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Title: Chapter%2010%20

Chapter 10 11 Gases
Chapter 10 Page 300-330 Chapter 11 Page 332-359
Chlorine gas was used as a weapon in WWI
Kinetic Molecular Theory
  • all matter is made up of particles (atoms) in
    random and constant motion. (colliding)
  • Gases have very low density
  • particles are spaced far apart.
  • Gases are compressible.
  • Extreme pressures-gases will compress until they
    become liquids (or solids, CO2).
  • Adding heat to a system
  • increases the temperature
  • Temperature measure of the average kinetic
    energy of the particles.
  • Increasing the pressure of a gas,
  • increases the density of the gas - the number of
    particles in a given space.

Ideal and Real Gases
?Ideal gasses
  • Ideal Gas
  • Imaginary, perfect gas makes calculations
  • Real Gas
  • Gas that actually behaves in reality
  • When compressed, real gases will form liquids,
    and even exhibit liquid-like behaviors when still
    in gas form.
  • Real gas molecules interact with each other
    -causing them to travel in non-linear paths and
    collide inelastically.
  • With real gases, the size of the gas molecules
    effects their behavior.

Real Gasses ?
Gases in our atmosphere
  • Nitrogen-78
  • Oxygen-21
  • Argon-lt1
  • Trace amounts of CO2, Ne, He, CH4, Kr, H2, O3,
    and others.
  • Some gases function as greenhouse gases, and work
    to hold heat on the earths surface.
  • Some gases function to block harmful UV radiation
    energy from the sun.

The Greenhouse Effect
  • The suns energy travels through space and warms
    the surface of the earth.
  • Some of the energy is reflected back into space.
  • Greenhouse Gases
  • trap heat that would leave the atmosphere.
  • H2O, CH4, and CO2 are common greenhouse gases.
  • Global Warming
  • Theory that increasing levels of Greenhouse
    gasses is causing the global average temps to

The Ozone Layer (O3)
Page 778 for more info
  • Ozone is
  • a corrosive poison in the Troposphere (where we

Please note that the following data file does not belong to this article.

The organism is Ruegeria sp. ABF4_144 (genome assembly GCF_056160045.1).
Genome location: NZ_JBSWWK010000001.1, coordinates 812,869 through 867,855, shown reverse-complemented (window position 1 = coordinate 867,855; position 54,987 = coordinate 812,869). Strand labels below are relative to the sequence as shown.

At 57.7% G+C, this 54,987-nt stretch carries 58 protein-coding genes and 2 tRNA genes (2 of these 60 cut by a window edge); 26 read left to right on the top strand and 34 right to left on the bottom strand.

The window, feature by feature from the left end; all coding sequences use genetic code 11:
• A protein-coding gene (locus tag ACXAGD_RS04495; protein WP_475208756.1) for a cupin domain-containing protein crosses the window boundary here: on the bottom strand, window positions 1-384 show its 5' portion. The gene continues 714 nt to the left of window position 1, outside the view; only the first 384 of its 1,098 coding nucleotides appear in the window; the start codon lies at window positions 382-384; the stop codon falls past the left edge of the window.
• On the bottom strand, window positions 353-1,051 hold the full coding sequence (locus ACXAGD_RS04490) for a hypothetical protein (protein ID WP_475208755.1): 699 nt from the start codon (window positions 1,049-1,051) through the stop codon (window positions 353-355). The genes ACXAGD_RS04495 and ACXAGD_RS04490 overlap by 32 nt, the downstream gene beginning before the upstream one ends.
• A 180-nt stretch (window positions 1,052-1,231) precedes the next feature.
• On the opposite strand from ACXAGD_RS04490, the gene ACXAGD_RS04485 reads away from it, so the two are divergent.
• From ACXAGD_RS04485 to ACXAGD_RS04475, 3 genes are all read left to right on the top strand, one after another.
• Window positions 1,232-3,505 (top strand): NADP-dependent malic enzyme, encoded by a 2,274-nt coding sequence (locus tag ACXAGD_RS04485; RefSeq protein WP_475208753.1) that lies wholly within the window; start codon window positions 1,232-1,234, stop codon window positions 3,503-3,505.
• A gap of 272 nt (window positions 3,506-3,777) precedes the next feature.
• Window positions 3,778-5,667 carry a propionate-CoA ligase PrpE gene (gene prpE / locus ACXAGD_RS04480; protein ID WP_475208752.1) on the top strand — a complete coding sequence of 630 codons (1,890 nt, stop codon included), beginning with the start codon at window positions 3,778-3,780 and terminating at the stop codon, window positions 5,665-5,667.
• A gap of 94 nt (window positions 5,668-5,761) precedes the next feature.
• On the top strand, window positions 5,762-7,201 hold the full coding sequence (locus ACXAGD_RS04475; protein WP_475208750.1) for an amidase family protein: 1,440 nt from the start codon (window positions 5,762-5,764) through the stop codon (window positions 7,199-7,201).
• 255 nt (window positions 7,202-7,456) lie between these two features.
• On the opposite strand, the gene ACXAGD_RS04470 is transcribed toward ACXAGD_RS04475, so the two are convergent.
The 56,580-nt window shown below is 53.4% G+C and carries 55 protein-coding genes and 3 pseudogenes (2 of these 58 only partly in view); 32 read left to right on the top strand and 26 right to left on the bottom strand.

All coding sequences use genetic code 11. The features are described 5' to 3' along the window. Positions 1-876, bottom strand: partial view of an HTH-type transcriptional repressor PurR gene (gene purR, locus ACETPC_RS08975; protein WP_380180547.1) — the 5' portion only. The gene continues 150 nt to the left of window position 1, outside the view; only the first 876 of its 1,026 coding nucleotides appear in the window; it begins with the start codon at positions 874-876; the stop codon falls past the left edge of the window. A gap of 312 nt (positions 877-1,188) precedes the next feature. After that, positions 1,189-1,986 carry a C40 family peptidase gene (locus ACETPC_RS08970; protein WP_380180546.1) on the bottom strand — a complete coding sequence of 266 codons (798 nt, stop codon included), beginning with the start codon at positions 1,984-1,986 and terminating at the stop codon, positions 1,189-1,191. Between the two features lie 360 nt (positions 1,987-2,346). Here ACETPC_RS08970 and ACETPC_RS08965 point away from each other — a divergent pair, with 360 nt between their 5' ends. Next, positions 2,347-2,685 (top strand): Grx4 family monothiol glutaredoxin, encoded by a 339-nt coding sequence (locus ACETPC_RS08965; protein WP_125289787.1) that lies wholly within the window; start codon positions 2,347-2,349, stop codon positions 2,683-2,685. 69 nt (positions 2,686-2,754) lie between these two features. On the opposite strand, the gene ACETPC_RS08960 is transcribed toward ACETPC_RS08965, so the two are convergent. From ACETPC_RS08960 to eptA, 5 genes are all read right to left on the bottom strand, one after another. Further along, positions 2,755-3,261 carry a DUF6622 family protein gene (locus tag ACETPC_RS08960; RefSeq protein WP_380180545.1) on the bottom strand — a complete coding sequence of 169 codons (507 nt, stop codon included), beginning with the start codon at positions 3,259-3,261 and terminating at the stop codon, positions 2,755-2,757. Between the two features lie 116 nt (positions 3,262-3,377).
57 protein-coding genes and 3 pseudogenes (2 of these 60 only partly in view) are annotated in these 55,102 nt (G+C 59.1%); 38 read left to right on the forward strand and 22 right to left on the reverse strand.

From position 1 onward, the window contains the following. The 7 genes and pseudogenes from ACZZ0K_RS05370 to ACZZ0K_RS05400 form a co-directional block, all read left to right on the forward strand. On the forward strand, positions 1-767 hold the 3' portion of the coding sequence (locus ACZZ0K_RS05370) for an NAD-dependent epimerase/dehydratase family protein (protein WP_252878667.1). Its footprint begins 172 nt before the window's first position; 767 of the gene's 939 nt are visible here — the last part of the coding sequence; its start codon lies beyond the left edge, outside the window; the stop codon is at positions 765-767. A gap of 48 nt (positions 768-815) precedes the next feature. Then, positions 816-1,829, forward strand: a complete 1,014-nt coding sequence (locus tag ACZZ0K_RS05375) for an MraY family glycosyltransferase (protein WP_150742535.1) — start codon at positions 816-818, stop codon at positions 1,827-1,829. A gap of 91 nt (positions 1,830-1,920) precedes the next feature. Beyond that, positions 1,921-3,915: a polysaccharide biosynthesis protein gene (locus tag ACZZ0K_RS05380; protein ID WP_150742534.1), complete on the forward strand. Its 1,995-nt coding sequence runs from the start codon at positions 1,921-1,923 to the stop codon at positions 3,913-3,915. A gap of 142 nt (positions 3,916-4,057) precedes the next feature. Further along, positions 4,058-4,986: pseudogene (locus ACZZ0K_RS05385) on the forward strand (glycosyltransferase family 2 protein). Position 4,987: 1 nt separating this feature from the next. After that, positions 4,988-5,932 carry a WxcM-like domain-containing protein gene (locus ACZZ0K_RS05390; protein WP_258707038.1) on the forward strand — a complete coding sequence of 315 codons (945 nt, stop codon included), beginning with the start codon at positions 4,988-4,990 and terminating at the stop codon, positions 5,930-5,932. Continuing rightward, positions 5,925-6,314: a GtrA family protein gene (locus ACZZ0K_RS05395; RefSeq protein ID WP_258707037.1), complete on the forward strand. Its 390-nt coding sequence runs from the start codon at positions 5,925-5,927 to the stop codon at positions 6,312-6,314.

• frequently created and given off from free
    electrical ionization.
  • Ozone
  • Absorbs harmful Ultraviolet (UV) energy in the
    stratosphere, 11km (6 miles) above us.
  • Note the Ozone layer is less than 1mm thick!
  • It is always moving, like a cloud, due to weather
    patterns and climate variations.

Pascals Principle and Pressure
F Force a area
  • French physician, Blaise Pascal, showed that
  • fluids (including gasses) exert a uniform
    pressure on all the surfaces that they contact.
  • Exerting a force on the top surface of a gas,
    causes that force (pressure) to be exerted on all
    the walls of its container.
  • Pressure is due to the particles of a gas
    striking a surface. We can detect pressure from
    billions upon billions of gas molecules striking
    a surface at any point in time.

? Which exerts a greater pressure? ?
Atmospheric pressure
  • The weight of the atmosphere above us exerts a
    pressure of 10 Newtons per cm2,
  • equivalent to the weight of a small brick on a
    surface no larger than your fingertip!
  • To feel the effect of doubling the pressure due
    to atmospheric pressure, you must swim down to a
    depth of roughly 10 metersouch!
  • During aircraft flight, the cabins of jetliners
    are pressurized to just below 1 atmosphere were
    they not, we would never be able to fly at 30,000
    feet. ( WHY? )

Pressure units
  • The SI unit of pressure is the Pascal, Pa,
    equaling one newton per square meter.
  • Earths air pressure at sea level 100,000 Pa.
  • PSI (US)
  • Pound per square inch. Atmospheric pressure at
    sea level is about 14.5 PSI.
  • mmHg (EU, Asia) (AKA Torr)
  • Millimeters of mercury.
  • Atmospheric pressure is 760 mmHg at sea level.
  • This has to due with the height of a column of
    liquid mercury raised in a barometer.
  • inHg
  • Inches of mercury. Used only in meteorology.
  • Atmospheric pressure is apx 30inHg.

And finally
  • And, finallythe atmosphere, atm
  • the pressure exerted by the atmosphere at sea
    level, at 00C. (This creates STP)
  • Standard Temperature and Pressure
  • STP
  • usually used when referring to reactions with
    gases. STP is defined as
  • 1 atm and 273.15 K
  • 101 kPa and 273.15 K
  • 760 mmHg and 273.15 K

When doing work with gases, select the STP that
matches the pressure you are using. (atm in this